PacBio Releases New Chemistry

October 16, 2014

By Bio-IT World Staff

October 16, 2014 | Pacific Biosciences, maker of the RSII sequencing instrument, has launched a new reagent kit to increase both the throughput and read length of its sequencers. The update to PacBio's chemistry comes ahead of a suggested release date in early 2015. The new kit, P6-C4, uses a new polymerase and new chemistry, replacing the current P5-C3 kit. All PacBio polymerases are derived from a naturally-occurring enzyme found in the φ29 bacteriophage, which forms the basis of a technology that reads DNA and RNA in fragments over an order of magnitude longer than any other system now on the market.

PacBio reports that the P6-C4 chemistry delivers average read lengths of over 10,000 bases, with an N50 of more than 14 kb — meaning half of all sequence data occurs in reads longer than 14,000 bases. The previous P5-C3 chemistry had delivered an N50 of around 10 kb bases for most users. P6-C4 will also reportedly boost the throughput of RSII sequencers, to between 500 million and 1 billion bases per cell, according to PacBio.

While Pacific Biosciences was founded with ambitions to become a leading player in routine sequencing, lately the company has made a full court press on niche applications opened up by its long reads. These include transcriptome sequencing to identify alternate splicing of RNA molecules, better resolution of highly repetitive regions of the genome, and the ability to more easily assemble whole genomes from scratch, rather than mapping reads to a preexisting reference genome. (For some interesting use cases, see "PacBio Users Share New Tools and Applications at Meeting in Baltimore.")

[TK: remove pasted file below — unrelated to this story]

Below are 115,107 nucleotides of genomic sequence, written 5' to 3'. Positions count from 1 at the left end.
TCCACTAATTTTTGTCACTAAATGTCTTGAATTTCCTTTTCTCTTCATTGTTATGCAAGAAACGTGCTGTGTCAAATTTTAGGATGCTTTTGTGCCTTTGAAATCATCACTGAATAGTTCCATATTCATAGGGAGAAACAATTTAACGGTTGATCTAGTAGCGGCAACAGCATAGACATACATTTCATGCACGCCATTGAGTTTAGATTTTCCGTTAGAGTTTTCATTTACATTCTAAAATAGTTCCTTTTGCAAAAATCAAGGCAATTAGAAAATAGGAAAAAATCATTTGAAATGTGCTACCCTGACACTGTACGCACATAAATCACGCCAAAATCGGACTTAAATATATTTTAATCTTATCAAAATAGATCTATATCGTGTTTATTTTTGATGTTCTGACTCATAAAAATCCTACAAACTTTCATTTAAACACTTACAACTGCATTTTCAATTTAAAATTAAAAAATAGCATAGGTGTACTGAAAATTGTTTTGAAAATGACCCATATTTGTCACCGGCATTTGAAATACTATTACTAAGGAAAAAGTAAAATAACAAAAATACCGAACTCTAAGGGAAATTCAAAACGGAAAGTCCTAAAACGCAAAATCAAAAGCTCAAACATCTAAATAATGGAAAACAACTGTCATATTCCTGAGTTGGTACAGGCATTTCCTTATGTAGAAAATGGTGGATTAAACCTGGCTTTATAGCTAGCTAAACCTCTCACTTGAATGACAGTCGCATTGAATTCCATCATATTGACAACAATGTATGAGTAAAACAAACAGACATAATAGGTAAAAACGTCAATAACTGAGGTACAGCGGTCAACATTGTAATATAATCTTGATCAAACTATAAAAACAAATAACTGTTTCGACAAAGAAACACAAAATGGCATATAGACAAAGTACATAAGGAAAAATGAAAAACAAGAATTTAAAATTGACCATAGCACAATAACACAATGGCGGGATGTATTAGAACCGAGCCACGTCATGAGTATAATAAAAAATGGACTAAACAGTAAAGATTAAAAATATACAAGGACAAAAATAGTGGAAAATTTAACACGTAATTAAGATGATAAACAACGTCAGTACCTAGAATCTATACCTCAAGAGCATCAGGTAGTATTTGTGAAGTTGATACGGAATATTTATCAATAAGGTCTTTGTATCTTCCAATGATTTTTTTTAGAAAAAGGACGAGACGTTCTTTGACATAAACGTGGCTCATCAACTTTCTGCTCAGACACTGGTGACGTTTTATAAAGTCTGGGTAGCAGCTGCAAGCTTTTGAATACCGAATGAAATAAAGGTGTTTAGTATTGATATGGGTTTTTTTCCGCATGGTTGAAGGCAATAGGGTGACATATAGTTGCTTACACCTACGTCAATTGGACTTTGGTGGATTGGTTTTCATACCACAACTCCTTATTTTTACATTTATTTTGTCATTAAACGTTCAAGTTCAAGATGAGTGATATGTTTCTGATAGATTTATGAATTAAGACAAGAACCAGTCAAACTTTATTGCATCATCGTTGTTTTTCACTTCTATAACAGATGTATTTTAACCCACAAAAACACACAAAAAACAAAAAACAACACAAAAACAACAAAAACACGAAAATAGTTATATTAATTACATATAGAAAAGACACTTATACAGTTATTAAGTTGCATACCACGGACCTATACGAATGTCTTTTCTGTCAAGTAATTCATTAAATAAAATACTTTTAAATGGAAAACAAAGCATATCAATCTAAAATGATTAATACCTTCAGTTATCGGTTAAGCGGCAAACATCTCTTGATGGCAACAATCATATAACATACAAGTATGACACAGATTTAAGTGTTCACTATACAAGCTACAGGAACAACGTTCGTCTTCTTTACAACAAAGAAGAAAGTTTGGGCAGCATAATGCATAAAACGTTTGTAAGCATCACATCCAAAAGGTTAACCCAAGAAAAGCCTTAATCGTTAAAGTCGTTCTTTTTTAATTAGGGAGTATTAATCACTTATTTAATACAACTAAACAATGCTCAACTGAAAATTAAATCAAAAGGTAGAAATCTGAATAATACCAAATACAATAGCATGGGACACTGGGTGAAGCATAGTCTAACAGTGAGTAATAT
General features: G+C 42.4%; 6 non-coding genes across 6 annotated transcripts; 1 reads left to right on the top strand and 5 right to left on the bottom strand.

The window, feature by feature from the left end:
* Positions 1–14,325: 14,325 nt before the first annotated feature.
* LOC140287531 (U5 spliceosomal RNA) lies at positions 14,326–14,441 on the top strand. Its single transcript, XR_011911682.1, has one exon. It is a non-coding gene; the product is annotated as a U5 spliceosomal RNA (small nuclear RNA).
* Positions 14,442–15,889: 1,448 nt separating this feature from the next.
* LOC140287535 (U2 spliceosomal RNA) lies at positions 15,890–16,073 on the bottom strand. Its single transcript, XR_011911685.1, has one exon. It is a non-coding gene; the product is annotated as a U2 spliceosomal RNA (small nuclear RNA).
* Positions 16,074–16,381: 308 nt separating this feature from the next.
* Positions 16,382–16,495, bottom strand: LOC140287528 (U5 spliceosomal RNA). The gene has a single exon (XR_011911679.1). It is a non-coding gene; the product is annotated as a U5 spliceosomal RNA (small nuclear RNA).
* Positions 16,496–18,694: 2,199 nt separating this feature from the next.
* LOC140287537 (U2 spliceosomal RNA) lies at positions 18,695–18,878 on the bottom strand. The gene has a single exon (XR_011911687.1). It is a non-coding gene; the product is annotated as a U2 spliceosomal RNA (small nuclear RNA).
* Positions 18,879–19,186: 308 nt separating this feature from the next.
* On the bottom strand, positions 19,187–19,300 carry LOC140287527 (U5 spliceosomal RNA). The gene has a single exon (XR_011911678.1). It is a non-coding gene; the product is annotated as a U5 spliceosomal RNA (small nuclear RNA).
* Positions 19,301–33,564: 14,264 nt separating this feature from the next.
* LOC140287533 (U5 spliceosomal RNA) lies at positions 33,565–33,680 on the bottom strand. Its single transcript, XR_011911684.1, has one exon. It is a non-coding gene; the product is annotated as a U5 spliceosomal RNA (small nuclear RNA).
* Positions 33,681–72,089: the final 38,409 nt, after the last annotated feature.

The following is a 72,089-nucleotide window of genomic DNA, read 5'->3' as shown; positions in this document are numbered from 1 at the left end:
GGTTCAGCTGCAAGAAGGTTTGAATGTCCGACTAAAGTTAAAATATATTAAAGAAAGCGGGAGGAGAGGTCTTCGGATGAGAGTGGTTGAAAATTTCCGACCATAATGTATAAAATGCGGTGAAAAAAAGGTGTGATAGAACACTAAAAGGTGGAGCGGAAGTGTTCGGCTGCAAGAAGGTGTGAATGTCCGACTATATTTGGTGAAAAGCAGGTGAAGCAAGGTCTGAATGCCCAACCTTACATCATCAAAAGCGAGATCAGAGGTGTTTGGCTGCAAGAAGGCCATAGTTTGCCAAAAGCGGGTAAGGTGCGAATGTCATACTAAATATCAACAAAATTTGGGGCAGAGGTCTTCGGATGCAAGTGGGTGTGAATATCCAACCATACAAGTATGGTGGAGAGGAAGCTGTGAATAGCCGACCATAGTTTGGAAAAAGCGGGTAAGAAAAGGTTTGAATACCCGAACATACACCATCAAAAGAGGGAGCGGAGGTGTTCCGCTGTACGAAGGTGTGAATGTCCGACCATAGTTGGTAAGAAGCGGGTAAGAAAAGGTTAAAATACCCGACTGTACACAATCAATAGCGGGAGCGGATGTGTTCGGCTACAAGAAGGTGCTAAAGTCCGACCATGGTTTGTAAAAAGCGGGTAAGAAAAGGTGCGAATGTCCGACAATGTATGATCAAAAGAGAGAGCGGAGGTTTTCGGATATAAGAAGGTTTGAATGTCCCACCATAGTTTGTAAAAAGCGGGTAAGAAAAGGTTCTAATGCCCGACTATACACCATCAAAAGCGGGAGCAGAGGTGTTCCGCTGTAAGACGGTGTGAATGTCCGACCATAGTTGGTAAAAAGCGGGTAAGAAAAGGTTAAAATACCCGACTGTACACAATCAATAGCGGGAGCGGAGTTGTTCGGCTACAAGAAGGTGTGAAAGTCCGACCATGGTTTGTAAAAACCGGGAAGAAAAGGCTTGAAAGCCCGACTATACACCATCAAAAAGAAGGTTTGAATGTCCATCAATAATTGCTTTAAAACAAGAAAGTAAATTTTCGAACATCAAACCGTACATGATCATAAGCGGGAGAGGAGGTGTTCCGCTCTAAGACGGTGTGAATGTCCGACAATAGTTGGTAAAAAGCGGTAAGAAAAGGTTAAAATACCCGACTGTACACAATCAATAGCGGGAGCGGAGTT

As a demonstration of the new chemistry, PacBio has also publicly released a complete data set for the model organism Caenorhabditis elegans through Amazon Web Services. The C. elegans genome was sequenced with an N50 of over 21,000 bases, and one read consisting of 64,500 bases. As recently as a year ago, the longest read the company had ever recorded was just over 40,000 bases long.